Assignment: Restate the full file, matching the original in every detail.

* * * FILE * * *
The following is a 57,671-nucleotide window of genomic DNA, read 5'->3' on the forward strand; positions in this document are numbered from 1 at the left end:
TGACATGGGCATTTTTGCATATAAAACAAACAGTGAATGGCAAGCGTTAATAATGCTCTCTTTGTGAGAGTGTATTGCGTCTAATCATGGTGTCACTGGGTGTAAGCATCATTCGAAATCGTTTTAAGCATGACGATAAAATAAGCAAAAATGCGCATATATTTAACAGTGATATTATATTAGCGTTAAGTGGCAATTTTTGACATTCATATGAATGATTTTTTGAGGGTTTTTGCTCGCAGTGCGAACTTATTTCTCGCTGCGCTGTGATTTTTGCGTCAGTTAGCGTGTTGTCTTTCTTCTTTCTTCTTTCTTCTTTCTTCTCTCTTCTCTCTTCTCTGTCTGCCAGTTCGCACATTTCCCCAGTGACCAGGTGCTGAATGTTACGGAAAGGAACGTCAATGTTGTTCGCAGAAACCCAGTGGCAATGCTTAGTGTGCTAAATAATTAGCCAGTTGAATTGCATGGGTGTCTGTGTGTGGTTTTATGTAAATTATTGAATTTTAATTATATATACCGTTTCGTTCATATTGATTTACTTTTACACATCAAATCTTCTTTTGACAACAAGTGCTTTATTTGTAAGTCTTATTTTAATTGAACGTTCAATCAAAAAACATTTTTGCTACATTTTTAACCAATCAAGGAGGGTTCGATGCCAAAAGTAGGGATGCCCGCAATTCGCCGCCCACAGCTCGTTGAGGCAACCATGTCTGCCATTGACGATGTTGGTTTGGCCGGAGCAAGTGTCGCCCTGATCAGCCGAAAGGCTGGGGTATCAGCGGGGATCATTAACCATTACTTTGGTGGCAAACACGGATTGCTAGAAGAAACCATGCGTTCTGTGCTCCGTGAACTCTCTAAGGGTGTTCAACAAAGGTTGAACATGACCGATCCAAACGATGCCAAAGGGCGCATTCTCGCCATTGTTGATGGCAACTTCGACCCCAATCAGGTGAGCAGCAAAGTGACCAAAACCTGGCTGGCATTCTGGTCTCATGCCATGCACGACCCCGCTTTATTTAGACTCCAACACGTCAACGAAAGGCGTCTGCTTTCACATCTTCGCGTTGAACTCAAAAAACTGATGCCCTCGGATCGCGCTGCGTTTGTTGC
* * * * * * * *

The following is a 57,671-nucleotide window of genomic DNA, read 5'->3' on the forward strand; positions in this document are numbered from 1 at the left end:
TGACATGGGCATTTTTGCATATAAAACAAACAGTGAATGGCAAGCGTTAATAATGCTCTCTTTGTGAGAGTGTATTGCGTCTAATCATGGTGTCACTGGGTGTAAGCATCATTCGAAATCGTTTTAAGCATGACGATAAAATAAGCAAAAATGCGCATATATTTAACAGTGATATTATATTAGCGTTAAGTGGCAATTTTTGACATTCATATGAATGATTTTTTGAGGGTTTTTGCTCGCAGTGCGAACTTATTTCTCGCTGCGCTGTGATTTTTGCGTCAGTTAGCGTGTTGTCTTTCTTCTTTCTTCTTTCTTCTTTCTTCTCTCTTCTCTCTTCTCTGTCTGCCAGTTCGCACATTTCCCCAGTGACCAGGTGCTGAATGTTACGGAAAGGAACGTCAATGTTGTTCGCAGAAACCCAGTGGCAATGCTTAGTGTGCTAAATAATTAGCCAGTTGAATTGCATGGGTGTCTGTGTGTGGTTTTATGTAAATTATTGAATTTTAATTATATATACCGTTTCGTTCATATTGATTTACTTTTACACATCAAATCTTCTTTTGACAACAAGTGCTTTATTTGTAAGTCTTATTTTAATTGAACGTTCAATCAAAAAACATTTTTGCTACATTTTTAACCAATCAAGGAGGGTTCGATGCCAAAAGTAGGGATGCCCGCAATTCGCCGCCCACAGCTCGTTGAGGCAACCATGTCTGCCATTGACGATGTTGGTTTGGCCGGAGCAAGTGTCGCCCTGATCAGCCGAAAGGCTGGGGTATCAGCGGGGATCATTAACCATTACTTTGGTGGCAAACACGGATTGCTAGAAGAAACCATGCGTTCTGTGCTCCGTGAACTCTCTAAGGGTGTTCAACAAAGGTTGAACATGACCGATCCAAACGATGCCAAAGGGCGCATTCTCGCCATTGTTGATGGCAACTTCGACCCCAATCAGGTGAGCAGCAAAGTGACCAAAACCTGGCTGGCATTCTGGTCTCATGCCATGCACGACCCCGCTTTATTTAGACTCCAACACGTCAACGAAAGGCGTCTGCTTTCACATCTTCGCGTTGAACTCAAAAAACTGATGCCCTCGGATCGCGCTGCGTTTGTTGC